The average age for America’s fleet of F-15C Eagles is about 38 years old, and many of the aircraft’s spare parts are no longer produced or can take days to order from a manufacturer. Luckily, the Oregon Air National Guard’s 142nd Wing has a metals technology shop at Portland Air National Guard Base where Airmen fabricate parts in-house to keep the wing’s elder Eagles flying.
“We have the ability as a unit to say, ‘Hey, stop what you are doing. We need to have this part made,’ and then have that part made in hours or even minutes,” Staff Sgt. Nathan Carssow, an aircraft metals technology craftsman with the 142nd Maintenance Squadron, said in a Nov. 29 news release about the shop.
Some of the parts help hold the plane together. Recently, the craftsmen made an aluminum stringer for the F-15C’s tail cone. The stringer is one of three stiffeners that provide a framework for the tail cone assembly that airframe skins and smaller parts attach to, Master Sgt. Steph Sawyer, a spokesperson for the 142nd Wing, told Air & Space Forces Magazine.
Another type of key part are bushings, which often look like small thin tubes that reinforce functional holes in the aircraft which have weakened with wear.
“In the more intricate parts of our job, if an aircraft is in need of something, like the bushings, it’s not going to fly until our shop finishes the project,” Tech. Sgt. Nate Brown, a 142nd Maintenance Squadron metals technology craftsman, said in the release. “ … When a job is serious enough to need metals tech, it’s not going to fly until we finish the project that’s been given to us.”
Turning metal into a part ready for the demands of military aviation requires special tools, including manual lathes, CNC (Computer Numerical Control) mills, 3D printers, and welding tools. Other tasks are less demanding but just as important, like removing screws stuck in removable panels or skins.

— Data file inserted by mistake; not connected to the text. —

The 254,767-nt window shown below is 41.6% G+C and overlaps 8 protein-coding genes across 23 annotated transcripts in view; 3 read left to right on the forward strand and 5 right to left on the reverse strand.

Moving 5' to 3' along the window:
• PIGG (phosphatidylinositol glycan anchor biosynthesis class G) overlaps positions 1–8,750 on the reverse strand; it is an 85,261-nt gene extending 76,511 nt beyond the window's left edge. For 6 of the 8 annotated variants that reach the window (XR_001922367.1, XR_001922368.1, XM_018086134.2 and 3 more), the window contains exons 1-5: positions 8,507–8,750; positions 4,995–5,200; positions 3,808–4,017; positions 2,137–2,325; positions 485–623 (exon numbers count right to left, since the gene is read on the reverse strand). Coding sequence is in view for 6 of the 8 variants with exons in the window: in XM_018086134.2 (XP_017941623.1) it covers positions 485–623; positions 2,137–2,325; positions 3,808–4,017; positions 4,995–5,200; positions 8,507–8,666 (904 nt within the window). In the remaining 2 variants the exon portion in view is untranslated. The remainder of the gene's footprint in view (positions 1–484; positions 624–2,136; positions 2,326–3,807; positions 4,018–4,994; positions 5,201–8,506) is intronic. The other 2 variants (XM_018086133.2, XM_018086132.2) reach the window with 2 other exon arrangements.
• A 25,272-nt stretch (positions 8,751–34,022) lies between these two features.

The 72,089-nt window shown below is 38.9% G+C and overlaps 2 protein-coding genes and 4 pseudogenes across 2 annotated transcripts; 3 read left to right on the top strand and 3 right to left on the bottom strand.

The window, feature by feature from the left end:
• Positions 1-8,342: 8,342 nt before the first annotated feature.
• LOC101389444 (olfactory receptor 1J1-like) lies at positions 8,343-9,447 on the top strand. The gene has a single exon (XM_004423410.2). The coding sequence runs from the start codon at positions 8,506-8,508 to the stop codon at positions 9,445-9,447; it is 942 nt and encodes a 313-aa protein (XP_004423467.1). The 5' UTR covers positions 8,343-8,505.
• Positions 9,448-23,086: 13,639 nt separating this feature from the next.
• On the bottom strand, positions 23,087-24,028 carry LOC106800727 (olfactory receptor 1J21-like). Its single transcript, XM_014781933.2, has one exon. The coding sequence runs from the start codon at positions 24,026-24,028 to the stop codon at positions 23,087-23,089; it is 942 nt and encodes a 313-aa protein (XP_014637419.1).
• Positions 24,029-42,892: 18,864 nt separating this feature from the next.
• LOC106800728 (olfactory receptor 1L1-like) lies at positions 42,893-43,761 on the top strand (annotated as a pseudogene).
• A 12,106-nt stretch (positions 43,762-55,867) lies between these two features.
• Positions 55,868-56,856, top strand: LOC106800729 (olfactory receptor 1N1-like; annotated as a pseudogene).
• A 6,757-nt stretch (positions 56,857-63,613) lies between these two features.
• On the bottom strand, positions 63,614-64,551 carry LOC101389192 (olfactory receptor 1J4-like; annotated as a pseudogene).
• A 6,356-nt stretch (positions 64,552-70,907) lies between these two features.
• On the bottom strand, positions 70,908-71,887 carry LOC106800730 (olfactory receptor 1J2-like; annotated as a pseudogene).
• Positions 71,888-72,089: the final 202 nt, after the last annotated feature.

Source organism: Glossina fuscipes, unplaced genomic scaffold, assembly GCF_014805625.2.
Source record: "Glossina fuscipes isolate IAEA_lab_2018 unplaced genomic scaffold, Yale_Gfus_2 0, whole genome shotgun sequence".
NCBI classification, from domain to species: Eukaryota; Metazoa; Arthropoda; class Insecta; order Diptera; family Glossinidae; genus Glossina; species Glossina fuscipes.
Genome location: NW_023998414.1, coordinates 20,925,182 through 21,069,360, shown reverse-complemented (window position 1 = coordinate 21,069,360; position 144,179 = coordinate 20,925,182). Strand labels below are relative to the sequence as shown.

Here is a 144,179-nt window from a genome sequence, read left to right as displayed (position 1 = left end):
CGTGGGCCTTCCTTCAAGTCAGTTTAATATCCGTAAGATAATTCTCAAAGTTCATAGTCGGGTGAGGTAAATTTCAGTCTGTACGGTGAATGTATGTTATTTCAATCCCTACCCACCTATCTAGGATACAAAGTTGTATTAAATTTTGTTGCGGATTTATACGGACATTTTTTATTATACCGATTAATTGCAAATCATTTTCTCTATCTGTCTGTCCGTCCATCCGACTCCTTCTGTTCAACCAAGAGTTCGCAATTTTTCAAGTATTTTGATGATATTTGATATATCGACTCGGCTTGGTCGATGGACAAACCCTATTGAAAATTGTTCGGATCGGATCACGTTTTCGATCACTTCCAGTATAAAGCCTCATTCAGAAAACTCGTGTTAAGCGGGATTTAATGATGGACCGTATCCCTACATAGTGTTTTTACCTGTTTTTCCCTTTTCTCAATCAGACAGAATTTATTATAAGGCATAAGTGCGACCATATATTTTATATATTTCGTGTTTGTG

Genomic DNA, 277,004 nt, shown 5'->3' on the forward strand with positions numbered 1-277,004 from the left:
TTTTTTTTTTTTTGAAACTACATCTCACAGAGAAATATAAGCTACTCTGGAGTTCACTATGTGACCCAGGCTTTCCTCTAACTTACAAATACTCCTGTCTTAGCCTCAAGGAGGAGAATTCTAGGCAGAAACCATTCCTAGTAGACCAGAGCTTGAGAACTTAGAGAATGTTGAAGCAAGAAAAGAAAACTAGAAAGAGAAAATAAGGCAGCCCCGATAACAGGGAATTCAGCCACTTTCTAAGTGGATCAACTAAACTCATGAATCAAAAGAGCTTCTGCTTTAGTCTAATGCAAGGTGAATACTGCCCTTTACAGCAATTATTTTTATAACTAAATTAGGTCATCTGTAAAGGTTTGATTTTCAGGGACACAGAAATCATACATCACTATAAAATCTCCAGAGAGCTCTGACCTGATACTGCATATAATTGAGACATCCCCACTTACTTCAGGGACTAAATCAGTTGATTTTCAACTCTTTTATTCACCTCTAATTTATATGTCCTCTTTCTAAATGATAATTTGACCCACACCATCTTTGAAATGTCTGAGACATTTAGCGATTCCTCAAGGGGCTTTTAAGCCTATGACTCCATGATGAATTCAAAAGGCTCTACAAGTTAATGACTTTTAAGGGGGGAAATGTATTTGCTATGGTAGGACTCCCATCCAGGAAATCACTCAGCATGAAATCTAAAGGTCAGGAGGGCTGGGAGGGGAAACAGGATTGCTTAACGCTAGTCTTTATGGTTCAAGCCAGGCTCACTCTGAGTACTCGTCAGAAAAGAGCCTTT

“Stuck screws can cause a work stoppage due to the maintainers being unable to access those areas to accomplish maintenance or inspections,” Sawyer said.
Despite fewer than 10 Airmen working there, the shop has made quite a dent, saving $1.2 million in Air Force Repair Enhancement Program (AFREP) funds in fiscal year 2023 alone. When Airmen fix a part through AFREP, the unit can take the money that would have gone towards a replacement part and instead use it on capital improvements or new equipment. The same goes for non-aircraft parts, such as those used by aerospace ground equipment, ammunition, or other shops that keep the service running.
Metal shops can be especially helpful for older aircraft like the F-15 or the RC/WC-135, but even younger jets sometimes need creative in-house fabrication. For example, the Air Force’s fleet of F-35 fighters is just four years old on average, but AFREP Airmen at Hill Air Force Base, Utah saved the base thousands of dollars by designing better F-35 sensor covers and better diagnostic tools for the stealth jet.
That means when the Oregon Air National Guard starts flying brand-new F-15EX Eagle IIs in fiscal year 2025, the Airmen at the metals shop will probably still have plenty opportunities to test their mettle.